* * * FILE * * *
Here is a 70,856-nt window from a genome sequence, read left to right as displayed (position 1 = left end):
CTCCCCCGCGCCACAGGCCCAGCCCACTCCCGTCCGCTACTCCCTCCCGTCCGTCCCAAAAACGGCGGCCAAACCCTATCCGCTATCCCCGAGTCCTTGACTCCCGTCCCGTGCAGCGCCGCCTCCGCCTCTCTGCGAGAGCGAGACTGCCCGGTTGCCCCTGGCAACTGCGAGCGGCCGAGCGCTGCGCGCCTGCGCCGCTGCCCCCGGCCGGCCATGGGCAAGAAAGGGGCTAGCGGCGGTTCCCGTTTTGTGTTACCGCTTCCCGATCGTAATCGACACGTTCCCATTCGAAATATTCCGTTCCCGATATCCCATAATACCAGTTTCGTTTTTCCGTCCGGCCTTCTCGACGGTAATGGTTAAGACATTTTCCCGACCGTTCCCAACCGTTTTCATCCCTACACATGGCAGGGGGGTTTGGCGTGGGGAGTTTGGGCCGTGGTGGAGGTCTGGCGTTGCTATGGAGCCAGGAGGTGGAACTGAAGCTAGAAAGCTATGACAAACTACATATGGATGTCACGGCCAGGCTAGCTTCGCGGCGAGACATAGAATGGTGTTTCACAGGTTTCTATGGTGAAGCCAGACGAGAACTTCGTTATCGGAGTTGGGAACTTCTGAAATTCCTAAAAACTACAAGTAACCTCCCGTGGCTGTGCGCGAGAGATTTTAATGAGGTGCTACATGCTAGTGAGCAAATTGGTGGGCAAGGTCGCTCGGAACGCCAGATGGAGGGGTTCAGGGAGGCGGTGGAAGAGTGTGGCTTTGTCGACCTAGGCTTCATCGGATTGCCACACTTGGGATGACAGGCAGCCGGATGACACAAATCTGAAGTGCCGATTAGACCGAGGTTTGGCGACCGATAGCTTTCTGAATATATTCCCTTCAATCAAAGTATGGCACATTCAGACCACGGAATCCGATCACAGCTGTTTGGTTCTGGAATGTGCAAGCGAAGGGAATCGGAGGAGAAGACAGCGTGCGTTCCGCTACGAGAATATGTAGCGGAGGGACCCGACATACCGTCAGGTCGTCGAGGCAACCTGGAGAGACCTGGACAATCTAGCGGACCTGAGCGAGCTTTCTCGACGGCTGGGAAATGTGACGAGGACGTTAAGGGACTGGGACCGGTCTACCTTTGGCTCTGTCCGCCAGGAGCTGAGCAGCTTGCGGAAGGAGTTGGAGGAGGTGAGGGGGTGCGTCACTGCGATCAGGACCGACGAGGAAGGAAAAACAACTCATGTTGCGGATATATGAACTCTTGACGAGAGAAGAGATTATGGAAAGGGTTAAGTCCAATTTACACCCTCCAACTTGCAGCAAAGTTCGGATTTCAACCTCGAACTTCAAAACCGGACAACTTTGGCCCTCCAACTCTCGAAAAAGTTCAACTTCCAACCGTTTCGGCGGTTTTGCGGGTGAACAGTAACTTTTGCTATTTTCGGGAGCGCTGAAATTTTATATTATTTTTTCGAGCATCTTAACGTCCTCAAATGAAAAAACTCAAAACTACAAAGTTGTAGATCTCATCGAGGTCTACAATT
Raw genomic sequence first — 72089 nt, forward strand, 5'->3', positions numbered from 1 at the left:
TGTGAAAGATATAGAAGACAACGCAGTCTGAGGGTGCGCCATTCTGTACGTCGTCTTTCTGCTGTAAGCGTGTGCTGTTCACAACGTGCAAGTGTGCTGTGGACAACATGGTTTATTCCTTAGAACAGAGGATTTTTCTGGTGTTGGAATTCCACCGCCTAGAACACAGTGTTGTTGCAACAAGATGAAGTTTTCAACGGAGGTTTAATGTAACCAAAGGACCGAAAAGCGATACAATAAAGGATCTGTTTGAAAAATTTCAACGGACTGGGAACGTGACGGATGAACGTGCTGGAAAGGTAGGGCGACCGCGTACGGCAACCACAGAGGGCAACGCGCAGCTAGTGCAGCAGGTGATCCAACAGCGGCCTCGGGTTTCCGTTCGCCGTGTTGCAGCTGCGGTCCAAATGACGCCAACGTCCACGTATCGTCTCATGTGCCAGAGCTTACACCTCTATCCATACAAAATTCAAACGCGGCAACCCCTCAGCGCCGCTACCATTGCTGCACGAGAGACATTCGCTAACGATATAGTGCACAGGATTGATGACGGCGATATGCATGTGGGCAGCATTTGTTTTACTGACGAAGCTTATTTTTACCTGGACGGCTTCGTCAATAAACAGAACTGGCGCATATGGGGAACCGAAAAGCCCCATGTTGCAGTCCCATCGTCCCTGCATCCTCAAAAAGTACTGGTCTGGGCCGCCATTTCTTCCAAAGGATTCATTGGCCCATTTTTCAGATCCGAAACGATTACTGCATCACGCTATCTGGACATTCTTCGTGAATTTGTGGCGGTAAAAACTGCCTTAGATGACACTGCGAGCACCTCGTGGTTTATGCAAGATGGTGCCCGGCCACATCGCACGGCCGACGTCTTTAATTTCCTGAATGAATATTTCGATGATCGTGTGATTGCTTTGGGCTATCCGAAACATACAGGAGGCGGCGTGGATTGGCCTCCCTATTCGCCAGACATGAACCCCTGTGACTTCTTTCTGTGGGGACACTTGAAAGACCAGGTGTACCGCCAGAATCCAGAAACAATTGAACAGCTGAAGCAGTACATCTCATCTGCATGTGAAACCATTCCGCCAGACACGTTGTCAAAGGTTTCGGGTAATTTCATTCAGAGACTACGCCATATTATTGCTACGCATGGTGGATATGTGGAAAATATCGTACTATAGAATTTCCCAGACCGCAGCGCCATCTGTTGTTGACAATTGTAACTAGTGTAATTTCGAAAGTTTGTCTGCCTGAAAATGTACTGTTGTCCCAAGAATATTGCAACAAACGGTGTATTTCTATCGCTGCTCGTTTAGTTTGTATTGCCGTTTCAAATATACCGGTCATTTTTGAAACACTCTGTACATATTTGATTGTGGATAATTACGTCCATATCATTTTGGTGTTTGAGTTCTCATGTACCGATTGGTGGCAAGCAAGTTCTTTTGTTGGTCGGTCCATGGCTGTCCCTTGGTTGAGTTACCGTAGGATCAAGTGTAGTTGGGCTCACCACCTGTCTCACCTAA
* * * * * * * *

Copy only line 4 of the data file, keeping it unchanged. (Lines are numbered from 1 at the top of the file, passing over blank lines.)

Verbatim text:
TGTGAAAGATATAGAAGACAACGCAGTCTGAGGGTGCGCCATTCTGTACGTCGTCTTTCTGCTGTAAGCGTGTGCTGTTCACAACGTGCAAGTGTGCTGTGGACAACATGGTTTATTCCTTAGAACAGAGGATTTTTCTGGTGTTGGAATTCCACCGCCTAGAACACAGTGTTGTTGCAACAAGATGAAGTTTTCAACGGAGGTTTAATGTAACCAAAGGACCGAAAAGCGATACAATAAAGGATCTGTTTGAAAAATTTCAACGGACTGGGAACGTGACGGATGAACGTGCTGGAAAGGTAGGGCGACCGCGTACGGCAACCACAGAGGGCAACGCGCAGCTAGTGCAGCAGGTGATCCAACAGCGGCCTCGGGTTTCCGTTCGCCGTGTTGCAGCTGCGGTCCAAATGACGCCAACGTCCACGTATCGTCTCATGTGCCAGAGCTTACACCTCTATCCATACAAAATTCAAACGCGGCAACCCCTCAGCGCCGCTACCATTGCTGCACGAGAGACATTCGCTAACGATATAGTGCACAGGATTGATGACGGCGATATGCATGTGGGCAGCATTTGTTTTACTGACGAAGCTTATTTTTACCTGGACGGCTTCGTCAATAAACAGAACTGGCGCATATGGGGAACCGAAAAGCCCCATGTTGCAGTCCCATCGTCCCTGCATCCTCAAAAAGTACTGGTCTGGGCCGCCATTTCTTCCAAAGGATTCATTGGCCCATTTTTCAGATCCGAAACGATTACTGCATCACGCTATCTGGACATTCTTCGTGAATTTGTGGCGGTAAAAACTGCCTTAGATGACACTGCGAGCACCTCGTGGTTTATGCAAGATGGTGCCCGGCCACATCGCACGGCCGACGTCTTTAATTTCCTGAATGAATATTTCGATGATCGTGTGATTGCTTTGGGCTATCCGAAACATACAGGAGGCGGCGTGGATTGGCCTCCCTATTCGCCAGACATGAACCCCTGTGACTTCTTTCTGTGGGGACACTTGAAAGACCAGGTGTACCGCCAGAATCCAGAAACAATTGAACAGCTGAAGCAGTACATCTCATCTGCATGTGAAACCATTCCGCCAGACACGTTGTCAAAGGTTTCGGGTAATTTCATTCAGAGACTACGCCATATTATTGCTACGCATGGTGGATATGTGGAAAATATCGTACTATAGAATTTCCCAGACCGCAGCGCCATCTGTTGTTGACAATTGTAACTAGTGTAATTTCGAAAGTTTGTCTGCCTGAAAATGTACTGTTGTCCCAAGAATATTGCAACAAACGGTGTATTTCTATCGCTGCTCGTTTAGTTTGTATTGCCGTTTCAAATATACCGGTCATTTTTGAAACACTCTGTACATATTTGATTGTGGATAATTACGTCCATATCATTTTGGTGTTTGAGTTCTCATGTACCGATTGGTGGCAAGCAAGTTCTTTTGTTGGTCGGTCCATGGCTGTCCCTTGGTTGAGTTACCGTAGGATCAAGTGTAGTTGGGCTCACCACCTGTCTCACCTAA